The judge also addressed the Pakistan Electronic Media Regulatory Authority’s (Pemra) prohibition on the broadcasting and rebroadcasting of content pertaining to the conduct of sitting high court and Supreme Court judges on electronic media, which was criticised by the other two members of the bench.
He stated that the question was not “agitated” by any lawyer but brought under discussion by a senior member of the bench while copies of the prohibition order were also presented to the rest of the bench, the attorney general and the PMDC’s counsel by the judge’s clerk.
“Although much can be said on this question, it suffices to say that it would be otiose to discuss it here as it was neither urged by any counsel nor was it raised in the pleadings. In fact, no party was on notice to address on this question.
“Pemra was also not in attendance to present the rationale of the prohibition order. Therefore, in my view, the principle of fairness obliges us not to express a definite opinion on this question until all concerned have had an opportunity of being heard.”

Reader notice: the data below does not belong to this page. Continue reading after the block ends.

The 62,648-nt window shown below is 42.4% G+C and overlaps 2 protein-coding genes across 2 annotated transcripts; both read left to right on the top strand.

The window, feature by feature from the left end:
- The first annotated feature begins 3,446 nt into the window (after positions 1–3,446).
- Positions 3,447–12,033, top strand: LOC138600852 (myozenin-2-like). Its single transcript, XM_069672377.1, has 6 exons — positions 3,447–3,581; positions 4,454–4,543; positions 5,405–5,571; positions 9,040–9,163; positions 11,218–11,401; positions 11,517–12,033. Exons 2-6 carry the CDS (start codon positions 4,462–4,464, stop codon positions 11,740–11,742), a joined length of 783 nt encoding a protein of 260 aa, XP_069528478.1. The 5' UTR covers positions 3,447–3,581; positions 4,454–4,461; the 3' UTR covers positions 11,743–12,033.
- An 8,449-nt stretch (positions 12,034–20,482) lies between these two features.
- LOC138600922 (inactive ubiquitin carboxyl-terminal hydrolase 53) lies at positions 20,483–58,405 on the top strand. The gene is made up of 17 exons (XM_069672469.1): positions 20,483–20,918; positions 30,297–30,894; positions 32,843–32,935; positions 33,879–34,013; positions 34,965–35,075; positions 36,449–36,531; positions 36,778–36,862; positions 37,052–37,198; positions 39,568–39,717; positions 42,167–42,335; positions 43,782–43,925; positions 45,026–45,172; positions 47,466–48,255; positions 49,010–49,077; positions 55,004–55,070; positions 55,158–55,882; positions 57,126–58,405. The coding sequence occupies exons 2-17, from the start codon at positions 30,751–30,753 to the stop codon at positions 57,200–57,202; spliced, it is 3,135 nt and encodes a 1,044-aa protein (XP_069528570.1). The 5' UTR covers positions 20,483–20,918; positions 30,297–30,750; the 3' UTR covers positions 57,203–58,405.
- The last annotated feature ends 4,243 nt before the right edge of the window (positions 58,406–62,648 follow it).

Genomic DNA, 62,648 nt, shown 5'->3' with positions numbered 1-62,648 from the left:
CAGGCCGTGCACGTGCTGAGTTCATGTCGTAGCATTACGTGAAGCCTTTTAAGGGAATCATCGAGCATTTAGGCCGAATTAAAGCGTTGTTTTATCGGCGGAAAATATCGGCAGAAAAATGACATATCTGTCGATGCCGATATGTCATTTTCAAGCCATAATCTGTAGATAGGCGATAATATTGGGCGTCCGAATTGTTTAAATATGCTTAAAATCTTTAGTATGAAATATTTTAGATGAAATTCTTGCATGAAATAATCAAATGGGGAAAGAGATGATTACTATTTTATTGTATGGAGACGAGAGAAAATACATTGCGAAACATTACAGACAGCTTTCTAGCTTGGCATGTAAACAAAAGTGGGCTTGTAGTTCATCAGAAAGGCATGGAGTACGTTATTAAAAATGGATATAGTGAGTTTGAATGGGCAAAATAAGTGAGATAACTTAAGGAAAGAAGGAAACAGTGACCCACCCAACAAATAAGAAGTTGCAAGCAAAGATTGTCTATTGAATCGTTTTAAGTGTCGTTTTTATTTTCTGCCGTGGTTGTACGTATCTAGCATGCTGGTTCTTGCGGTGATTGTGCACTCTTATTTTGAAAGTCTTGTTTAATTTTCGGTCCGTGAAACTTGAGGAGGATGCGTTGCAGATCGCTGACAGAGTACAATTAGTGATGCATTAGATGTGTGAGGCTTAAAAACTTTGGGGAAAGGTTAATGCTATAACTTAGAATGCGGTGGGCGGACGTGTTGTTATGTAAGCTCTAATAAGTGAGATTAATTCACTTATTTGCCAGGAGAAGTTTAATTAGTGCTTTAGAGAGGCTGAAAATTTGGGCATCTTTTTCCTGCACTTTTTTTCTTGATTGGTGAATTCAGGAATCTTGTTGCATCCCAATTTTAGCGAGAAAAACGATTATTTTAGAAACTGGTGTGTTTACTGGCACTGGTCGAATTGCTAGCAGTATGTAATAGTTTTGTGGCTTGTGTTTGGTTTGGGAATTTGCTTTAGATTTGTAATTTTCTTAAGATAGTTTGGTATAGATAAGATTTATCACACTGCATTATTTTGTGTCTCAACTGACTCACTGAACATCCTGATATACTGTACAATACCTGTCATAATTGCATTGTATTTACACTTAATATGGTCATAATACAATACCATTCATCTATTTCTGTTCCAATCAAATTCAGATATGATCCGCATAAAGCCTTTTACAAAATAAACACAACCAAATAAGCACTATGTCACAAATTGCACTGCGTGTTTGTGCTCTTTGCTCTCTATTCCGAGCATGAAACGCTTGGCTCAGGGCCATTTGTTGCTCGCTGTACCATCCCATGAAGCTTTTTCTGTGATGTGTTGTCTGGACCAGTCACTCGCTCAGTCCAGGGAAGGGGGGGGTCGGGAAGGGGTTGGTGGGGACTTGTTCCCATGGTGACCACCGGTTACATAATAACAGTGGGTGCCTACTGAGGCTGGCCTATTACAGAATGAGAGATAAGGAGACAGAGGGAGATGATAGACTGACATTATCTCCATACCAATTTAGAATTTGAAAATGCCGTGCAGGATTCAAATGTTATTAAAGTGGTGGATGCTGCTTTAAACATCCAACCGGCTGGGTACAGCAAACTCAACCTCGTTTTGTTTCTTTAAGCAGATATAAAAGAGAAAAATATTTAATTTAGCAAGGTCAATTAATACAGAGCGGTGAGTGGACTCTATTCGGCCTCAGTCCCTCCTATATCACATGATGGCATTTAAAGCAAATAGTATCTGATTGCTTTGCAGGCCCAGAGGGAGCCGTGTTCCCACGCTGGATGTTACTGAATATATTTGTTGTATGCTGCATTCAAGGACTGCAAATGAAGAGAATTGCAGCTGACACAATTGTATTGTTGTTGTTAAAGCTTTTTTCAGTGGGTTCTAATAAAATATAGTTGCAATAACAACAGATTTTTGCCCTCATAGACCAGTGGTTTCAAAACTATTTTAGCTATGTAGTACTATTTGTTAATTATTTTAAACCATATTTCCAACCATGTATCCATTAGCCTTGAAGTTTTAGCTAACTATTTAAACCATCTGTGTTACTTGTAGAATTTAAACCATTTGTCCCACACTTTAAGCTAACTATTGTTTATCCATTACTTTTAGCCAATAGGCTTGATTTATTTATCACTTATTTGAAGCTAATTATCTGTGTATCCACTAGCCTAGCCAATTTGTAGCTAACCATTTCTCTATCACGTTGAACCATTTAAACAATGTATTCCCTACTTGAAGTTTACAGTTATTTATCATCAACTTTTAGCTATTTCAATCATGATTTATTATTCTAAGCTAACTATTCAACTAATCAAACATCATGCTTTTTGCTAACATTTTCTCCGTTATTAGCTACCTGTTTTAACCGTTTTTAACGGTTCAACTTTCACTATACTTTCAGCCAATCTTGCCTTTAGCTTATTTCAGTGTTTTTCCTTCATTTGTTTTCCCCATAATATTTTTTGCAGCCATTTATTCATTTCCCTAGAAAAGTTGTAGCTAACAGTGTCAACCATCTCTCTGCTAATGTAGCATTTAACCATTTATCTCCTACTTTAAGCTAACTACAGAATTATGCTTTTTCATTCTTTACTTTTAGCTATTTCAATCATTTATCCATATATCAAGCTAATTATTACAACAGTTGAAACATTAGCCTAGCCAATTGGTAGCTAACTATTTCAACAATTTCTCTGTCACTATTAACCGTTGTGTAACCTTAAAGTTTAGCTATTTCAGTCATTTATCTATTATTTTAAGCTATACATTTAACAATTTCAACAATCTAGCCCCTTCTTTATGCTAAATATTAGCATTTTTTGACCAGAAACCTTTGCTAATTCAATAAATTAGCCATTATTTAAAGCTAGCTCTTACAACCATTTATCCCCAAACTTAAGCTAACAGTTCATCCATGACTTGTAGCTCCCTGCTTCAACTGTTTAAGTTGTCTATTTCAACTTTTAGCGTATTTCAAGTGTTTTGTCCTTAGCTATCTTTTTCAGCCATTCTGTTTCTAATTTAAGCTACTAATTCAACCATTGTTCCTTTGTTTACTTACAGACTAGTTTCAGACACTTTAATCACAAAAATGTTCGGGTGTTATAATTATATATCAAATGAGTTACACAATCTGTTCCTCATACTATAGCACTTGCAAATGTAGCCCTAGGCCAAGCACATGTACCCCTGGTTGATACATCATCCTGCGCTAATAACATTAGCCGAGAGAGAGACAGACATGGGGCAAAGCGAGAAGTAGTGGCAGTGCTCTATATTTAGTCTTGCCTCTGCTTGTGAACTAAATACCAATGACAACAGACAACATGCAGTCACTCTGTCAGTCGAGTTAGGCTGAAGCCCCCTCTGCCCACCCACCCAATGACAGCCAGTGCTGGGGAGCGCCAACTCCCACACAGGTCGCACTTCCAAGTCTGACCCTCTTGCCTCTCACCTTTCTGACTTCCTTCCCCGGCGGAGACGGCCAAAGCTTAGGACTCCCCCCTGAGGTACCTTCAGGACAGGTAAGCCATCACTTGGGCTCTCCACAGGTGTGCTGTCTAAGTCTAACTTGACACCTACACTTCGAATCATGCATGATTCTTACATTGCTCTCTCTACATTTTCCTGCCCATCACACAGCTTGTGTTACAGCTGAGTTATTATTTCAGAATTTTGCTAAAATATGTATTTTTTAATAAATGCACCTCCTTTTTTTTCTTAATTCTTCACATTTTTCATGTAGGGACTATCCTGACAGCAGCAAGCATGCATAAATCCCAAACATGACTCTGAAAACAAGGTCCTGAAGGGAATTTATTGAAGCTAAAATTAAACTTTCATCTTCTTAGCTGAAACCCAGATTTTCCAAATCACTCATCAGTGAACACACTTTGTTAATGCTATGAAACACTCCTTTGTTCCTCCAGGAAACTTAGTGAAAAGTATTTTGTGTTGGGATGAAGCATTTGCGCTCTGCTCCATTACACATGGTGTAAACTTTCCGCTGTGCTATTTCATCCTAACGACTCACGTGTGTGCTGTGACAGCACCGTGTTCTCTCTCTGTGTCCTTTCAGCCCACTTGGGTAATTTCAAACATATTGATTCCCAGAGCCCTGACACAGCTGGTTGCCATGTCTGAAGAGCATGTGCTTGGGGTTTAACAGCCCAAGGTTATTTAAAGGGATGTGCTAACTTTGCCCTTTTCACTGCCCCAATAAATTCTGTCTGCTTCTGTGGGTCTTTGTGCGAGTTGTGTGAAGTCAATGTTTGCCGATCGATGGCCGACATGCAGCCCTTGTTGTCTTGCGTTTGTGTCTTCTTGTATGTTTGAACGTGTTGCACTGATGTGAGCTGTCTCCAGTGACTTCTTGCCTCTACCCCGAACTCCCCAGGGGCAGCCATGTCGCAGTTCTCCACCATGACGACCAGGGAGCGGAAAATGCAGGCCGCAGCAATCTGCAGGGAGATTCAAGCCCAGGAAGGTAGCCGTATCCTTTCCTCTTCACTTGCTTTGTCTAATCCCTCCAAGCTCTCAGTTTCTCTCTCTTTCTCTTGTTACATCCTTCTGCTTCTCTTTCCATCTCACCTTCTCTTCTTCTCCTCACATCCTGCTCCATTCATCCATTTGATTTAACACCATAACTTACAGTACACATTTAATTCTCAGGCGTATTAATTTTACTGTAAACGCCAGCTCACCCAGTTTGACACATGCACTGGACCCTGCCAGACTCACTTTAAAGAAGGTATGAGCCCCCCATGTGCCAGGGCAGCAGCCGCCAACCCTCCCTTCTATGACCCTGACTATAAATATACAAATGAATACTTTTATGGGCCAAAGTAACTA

The judge further said that another reason why he did not endorse the observations of the other two members of the bench was because “I hold the view that no court should try any question and also pass order thereon which is not directly and substantially in issue in a case pending before it”.
“In the case at hand, the matter in issue is whether the memorisation of the Holy Quran is a relevant criteria for the determination of the candidates for an MBBS or BDS degree. Indubitably, the above-stated second question is not related to the issue involved in this case, and thus, it cannot be brought under debate, nor can any conclusion be drawn thereon.”
He said that the appropriate order would be to allow the attorney general and the PMDC to file their respective concise statement before the next hearing.